Its modern rise in popularity can possibly be traced to David Bowie’s hot-orange Ziggy Stardust cut of 1972, created by Suzy Fossey, along with other influential mullet-wearing chaps like Paul McCartney.
A mullet is a hairstyle of two separate parts. Firstly, it has short layers on top and at the sides. This is completed with longer hair at the back. It’s a wonderful style that no one looked cool in!
This style was initially popularised by beach bums and surfers during the 1950s. The 1970s “Californian surfer” hairstyle was thick, shaggy and highlighted. It created that tousled, carefree and sun-kissed look of someone who spent all day at the beach and in the sea.
Mohicans and all things Punk
The late ’70s saw a revolution in music and fashion with punk. Partly as a reaction to hippie and mainstream values, hair was styled upwards in gravity-defying sculptures and styles, rather than left down.
Clippering or shaving areas of the head was incorporated into some designs, like mohicans and horns, or wearers went for a full-on skinhead.
Mohicans were fixed upright by using everyday household products like eggs, sugar water, soap or gelatine, as well as gels and hairsprays.
Hair colour was rarely kept natural. Bleached blond and jet lack hair were popular. Bright coloured hair was created on bleached hair by using Crazy Colors, a range of temporary neon colours in a tub that came out in 1977. Likewise, everyday products like food colourings and even coloured drinks like Kool-Aid and Kia-Ora could be used. Text and patterns were also put into hair.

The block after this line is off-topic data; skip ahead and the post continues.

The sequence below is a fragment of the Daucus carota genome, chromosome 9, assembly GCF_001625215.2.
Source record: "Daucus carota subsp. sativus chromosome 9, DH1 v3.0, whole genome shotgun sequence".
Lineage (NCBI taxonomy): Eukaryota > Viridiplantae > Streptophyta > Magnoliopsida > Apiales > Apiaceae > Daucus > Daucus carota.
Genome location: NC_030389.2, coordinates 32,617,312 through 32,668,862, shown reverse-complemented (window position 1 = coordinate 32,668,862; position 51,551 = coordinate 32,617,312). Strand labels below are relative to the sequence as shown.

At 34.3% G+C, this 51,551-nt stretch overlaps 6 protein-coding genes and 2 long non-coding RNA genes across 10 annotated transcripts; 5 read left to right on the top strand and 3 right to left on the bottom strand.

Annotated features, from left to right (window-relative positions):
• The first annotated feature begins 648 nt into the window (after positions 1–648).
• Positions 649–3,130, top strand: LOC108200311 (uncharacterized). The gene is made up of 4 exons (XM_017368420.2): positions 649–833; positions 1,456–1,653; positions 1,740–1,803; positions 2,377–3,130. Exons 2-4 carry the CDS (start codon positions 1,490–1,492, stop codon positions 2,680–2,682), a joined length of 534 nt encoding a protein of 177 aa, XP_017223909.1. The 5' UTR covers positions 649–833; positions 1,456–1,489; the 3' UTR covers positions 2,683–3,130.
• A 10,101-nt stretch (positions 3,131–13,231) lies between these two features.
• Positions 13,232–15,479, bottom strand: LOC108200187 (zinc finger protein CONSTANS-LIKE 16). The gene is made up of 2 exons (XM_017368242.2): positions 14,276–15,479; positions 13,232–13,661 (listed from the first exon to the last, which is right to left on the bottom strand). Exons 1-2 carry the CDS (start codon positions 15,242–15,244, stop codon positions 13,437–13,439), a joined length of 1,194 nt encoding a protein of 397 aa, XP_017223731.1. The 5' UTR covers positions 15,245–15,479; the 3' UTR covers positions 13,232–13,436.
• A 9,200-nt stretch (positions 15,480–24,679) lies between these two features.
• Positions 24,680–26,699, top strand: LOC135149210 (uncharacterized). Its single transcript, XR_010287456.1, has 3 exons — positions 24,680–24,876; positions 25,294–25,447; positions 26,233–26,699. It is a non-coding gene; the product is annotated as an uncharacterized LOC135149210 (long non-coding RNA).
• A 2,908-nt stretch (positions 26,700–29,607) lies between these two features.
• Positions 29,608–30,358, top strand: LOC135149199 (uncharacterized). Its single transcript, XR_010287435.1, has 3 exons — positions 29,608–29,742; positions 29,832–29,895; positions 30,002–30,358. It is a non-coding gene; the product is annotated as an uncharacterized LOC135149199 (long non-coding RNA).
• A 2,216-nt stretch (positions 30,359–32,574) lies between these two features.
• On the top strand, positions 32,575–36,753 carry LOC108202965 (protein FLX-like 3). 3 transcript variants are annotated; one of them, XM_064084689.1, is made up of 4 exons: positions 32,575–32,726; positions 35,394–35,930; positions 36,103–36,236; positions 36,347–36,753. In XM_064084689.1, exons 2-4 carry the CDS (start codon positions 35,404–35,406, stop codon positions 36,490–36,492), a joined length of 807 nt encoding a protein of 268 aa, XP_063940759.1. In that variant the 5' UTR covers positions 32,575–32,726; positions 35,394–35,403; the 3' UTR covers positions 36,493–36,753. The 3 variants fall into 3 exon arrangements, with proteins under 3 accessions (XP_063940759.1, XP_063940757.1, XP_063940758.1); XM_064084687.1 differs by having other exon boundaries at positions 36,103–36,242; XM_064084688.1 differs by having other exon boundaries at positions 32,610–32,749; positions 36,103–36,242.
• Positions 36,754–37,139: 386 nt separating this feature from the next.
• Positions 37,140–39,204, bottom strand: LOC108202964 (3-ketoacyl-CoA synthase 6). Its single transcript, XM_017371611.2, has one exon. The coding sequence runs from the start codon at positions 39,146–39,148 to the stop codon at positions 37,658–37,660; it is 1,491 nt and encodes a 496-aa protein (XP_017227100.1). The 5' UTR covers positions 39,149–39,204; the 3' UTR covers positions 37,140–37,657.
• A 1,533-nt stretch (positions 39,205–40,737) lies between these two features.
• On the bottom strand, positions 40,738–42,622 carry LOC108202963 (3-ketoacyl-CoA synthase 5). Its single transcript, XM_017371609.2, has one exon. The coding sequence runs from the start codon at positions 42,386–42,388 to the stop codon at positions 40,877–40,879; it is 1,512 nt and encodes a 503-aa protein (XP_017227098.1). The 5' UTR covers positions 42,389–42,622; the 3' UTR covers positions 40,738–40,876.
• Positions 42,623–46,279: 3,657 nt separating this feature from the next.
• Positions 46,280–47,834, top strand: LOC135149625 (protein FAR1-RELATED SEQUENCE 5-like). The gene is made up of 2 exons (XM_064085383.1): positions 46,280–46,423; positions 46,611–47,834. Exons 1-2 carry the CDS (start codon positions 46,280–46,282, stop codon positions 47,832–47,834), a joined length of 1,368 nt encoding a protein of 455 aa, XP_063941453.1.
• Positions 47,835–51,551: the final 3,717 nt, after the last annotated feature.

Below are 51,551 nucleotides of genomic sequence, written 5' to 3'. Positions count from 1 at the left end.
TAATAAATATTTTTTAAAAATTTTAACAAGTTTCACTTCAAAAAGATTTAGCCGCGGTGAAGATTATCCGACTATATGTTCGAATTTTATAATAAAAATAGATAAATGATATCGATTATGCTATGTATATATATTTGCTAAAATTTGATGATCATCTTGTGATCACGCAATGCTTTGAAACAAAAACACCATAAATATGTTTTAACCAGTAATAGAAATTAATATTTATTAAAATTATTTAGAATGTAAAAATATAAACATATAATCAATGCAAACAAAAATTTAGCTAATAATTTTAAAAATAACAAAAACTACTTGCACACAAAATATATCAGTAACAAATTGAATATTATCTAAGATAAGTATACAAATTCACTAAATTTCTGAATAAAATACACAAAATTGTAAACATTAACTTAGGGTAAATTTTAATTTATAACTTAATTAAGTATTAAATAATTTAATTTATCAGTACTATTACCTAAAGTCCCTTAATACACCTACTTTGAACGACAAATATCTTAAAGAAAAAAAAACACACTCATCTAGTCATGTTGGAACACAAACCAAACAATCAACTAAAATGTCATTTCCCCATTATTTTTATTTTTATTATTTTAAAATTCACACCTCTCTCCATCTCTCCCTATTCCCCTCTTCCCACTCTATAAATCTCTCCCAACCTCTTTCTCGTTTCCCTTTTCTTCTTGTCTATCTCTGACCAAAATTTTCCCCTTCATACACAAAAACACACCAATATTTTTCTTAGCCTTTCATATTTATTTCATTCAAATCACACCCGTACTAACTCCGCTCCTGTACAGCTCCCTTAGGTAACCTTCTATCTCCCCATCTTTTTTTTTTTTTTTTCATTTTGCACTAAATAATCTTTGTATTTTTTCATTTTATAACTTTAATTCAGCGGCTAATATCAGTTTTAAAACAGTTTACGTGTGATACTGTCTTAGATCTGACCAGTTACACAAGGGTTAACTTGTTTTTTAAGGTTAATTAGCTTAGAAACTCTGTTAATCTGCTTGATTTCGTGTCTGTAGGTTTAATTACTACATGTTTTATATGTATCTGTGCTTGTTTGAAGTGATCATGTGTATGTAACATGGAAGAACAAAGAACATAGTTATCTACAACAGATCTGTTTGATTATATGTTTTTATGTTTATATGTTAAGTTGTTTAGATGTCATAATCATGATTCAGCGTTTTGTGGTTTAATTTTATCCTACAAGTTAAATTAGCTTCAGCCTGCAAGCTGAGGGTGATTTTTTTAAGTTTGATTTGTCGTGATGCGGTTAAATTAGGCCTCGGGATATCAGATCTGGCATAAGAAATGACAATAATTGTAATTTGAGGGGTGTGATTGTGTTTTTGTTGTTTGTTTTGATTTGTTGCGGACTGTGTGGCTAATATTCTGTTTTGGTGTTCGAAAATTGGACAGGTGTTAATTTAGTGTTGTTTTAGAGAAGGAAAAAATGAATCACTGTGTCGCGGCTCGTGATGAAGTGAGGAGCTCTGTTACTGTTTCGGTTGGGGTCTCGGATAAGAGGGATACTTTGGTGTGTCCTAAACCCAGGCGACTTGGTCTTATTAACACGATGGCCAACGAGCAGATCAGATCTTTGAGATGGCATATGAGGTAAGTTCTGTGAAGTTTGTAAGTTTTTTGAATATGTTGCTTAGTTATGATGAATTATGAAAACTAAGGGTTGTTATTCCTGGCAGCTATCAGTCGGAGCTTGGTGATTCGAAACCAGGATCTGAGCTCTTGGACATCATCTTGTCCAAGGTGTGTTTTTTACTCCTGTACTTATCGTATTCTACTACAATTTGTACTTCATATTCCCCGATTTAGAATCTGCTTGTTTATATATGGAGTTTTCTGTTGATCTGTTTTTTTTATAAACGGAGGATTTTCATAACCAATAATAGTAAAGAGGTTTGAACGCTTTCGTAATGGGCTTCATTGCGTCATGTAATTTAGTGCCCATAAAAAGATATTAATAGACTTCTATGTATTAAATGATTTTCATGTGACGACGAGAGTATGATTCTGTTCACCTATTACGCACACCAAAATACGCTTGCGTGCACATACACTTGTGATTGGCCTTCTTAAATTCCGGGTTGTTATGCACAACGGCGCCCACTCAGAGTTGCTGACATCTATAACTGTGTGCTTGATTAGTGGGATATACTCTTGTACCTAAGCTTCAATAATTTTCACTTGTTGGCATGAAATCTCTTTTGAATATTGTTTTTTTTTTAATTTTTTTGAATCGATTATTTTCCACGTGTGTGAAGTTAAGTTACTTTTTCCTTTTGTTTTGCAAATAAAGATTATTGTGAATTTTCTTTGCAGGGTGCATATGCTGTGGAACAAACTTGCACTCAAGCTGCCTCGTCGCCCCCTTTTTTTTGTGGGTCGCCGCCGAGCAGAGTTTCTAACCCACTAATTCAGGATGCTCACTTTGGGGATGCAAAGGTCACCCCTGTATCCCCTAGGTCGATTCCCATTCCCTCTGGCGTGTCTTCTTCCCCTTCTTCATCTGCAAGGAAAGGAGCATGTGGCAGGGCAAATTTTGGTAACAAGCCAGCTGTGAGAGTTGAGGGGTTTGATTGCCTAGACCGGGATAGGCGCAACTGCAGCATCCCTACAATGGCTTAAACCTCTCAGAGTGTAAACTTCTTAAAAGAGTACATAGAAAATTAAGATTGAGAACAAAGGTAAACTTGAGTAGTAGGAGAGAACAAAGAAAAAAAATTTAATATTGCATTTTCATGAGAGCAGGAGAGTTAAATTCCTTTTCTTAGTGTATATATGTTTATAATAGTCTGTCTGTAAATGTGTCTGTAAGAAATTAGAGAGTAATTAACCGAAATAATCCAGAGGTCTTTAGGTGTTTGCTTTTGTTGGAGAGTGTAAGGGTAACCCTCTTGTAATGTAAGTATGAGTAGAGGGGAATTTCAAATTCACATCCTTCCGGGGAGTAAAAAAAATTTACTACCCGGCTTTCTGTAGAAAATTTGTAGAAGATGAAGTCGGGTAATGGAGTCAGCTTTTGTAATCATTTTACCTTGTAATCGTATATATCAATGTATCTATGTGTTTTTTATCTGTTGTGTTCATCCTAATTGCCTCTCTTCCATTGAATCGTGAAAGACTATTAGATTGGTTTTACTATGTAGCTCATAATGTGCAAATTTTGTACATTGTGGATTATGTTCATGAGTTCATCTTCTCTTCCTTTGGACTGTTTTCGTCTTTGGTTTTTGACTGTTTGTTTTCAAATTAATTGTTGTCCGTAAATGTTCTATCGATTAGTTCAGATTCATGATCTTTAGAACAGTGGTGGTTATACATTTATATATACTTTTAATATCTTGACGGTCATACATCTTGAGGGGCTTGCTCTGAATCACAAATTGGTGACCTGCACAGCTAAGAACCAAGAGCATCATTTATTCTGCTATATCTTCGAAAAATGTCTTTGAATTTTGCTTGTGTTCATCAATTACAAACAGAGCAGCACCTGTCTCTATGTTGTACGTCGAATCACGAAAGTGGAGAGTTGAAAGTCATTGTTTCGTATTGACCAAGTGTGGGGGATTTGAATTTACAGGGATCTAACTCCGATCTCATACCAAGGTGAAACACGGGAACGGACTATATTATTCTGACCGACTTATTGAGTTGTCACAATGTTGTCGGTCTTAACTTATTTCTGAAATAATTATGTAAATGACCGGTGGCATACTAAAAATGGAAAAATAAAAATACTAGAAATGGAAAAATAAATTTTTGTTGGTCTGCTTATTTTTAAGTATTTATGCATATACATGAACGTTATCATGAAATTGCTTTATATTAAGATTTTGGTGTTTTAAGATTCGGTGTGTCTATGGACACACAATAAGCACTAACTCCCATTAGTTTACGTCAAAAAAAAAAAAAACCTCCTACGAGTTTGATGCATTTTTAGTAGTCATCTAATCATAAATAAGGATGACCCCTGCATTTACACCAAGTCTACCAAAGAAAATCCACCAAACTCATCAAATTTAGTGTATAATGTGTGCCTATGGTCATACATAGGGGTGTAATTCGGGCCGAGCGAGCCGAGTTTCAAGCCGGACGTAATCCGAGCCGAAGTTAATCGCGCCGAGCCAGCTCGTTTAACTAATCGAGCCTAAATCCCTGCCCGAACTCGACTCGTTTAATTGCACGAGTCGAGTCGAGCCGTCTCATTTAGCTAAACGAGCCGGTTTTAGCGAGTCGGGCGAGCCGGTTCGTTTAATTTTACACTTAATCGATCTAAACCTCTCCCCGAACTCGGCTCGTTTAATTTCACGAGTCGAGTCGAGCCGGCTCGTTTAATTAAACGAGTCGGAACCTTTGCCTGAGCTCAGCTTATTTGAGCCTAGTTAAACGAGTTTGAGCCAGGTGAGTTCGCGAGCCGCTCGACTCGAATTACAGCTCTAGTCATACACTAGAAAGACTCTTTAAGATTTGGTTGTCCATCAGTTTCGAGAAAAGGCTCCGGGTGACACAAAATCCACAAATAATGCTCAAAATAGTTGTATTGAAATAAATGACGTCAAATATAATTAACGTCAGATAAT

Often the butt of ’70s porn jokes or fancy dress parties nowadays, facial hair was big news in the 1970s.
Facial could be groomed and shaped, or it could be left natural. Moustaches, sidies and beards were worn singularly or in combination – it was down to the wearer’s tastes and preferences.
Moustaches were thick and full. One popular style was the horseshoe, where the hair extends down the side of the mouth. It was possibly inspired by the Fu Manchu moustache.
Side boards (or side burns if you’re north American) were worn long and full. Sometimes, they extended in width at the bottom or along the jaw line to create a mutton chop.
Beards came in varying styles, from the shaped Van Dyke to a full natural beard.
Not all facial was real. Fake moustaches and beards were readily available in men’s salons and department stores. Ideal for men who wanted an easy way to change their look. Further more, the wearing of such items was accepted.